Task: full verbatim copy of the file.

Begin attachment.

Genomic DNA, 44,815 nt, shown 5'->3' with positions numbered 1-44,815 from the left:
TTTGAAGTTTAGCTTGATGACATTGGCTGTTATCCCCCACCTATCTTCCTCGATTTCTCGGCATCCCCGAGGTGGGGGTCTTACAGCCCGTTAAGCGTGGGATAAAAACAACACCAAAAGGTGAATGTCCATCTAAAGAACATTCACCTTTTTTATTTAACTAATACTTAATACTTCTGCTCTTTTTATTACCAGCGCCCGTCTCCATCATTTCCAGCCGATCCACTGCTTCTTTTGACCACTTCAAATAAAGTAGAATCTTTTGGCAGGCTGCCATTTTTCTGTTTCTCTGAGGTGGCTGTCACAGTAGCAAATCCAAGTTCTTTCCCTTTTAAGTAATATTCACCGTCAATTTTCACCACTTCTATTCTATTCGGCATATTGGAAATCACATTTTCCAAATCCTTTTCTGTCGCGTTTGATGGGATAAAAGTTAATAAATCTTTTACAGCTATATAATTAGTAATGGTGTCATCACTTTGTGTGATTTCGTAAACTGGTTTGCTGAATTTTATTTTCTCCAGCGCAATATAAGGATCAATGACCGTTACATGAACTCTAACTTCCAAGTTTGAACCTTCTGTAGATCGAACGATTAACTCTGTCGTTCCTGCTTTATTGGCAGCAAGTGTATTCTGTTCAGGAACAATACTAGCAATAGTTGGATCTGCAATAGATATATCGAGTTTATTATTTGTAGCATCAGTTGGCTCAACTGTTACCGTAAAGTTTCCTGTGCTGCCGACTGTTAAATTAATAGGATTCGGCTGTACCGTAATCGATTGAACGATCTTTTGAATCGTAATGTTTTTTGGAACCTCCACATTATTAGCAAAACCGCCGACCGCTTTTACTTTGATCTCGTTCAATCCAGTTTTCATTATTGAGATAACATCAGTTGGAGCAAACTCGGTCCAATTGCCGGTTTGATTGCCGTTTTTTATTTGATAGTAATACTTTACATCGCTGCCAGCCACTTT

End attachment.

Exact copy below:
Genomic DNA, 44,815 nt, shown 5'->3' with positions numbered 1-44,815 from the left:
TTTGAAGTTTAGCTTGATGACATTGGCTGTTATCCCCCACCTATCTTCCTCGATTTCTCGGCATCCCCGAGGTGGGGGTCTTACAGCCCGTTAAGCGTGGGATAAAAACAACACCAAAAGGTGAATGTCCATCTAAAGAACATTCACCTTTTTTATTTAACTAATACTTAATACTTCTGCTCTTTTTATTACCAGCGCCCGTCTCCATCATTTCCAGCCGATCCACTGCTTCTTTTGACCACTTCAAATAAAGTAGAATCTTTTGGCAGGCTGCCATTTTTCTGTTTCTCTGAGGTGGCTGTCACAGTAGCAAATCCAAGTTCTTTCCCTTTTAAGTAATATTCACCGTCAATTTTCACCACTTCTATTCTATTCGGCATATTGGAAATCACATTTTCCAAATCCTTTTCTGTCGCGTTTGATGGGATAAAAGTTAATAAATCTTTTACAGCTATATAATTAGTAATGGTGTCATCACTTTGTGTGATTTCGTAAACTGGTTTGCTGAATTTTATTTTCTCCAGCGCAATATAAGGATCAATGACCGTTACATGAACTCTAACTTCCAAGTTTGAACCTTCTGTAGATCGAACGATTAACTCTGTCGTTCCTGCTTTATTGGCAGCAAGTGTATTCTGTTCAGGAACAATACTAGCAATAGTTGGATCTGCAATAGATATATCGAGTTTATTATTTGTAGCATCAGTTGGCTCAACTGTTACCGTAAAGTTTCCTGTGCTGCCGACTGTTAAATTAATAGGATTCGGCTGTACCGTAATCGATTGAACGATCTTTTGAATCGTAATGTTTTTTGGAACCTCCACATTATTAGCAAAACCGCCGACCGCTTTTACTTTGATCTCGTTCAATCCAGTTTTCATTATTGAGATAACATCAGTTGGAGCAAACTCGGTCCAATTGCCGGTTTGATTGCCGTTTTTTATTTGATAGTAATACTTTACATCGCTGCCAGCCACTTT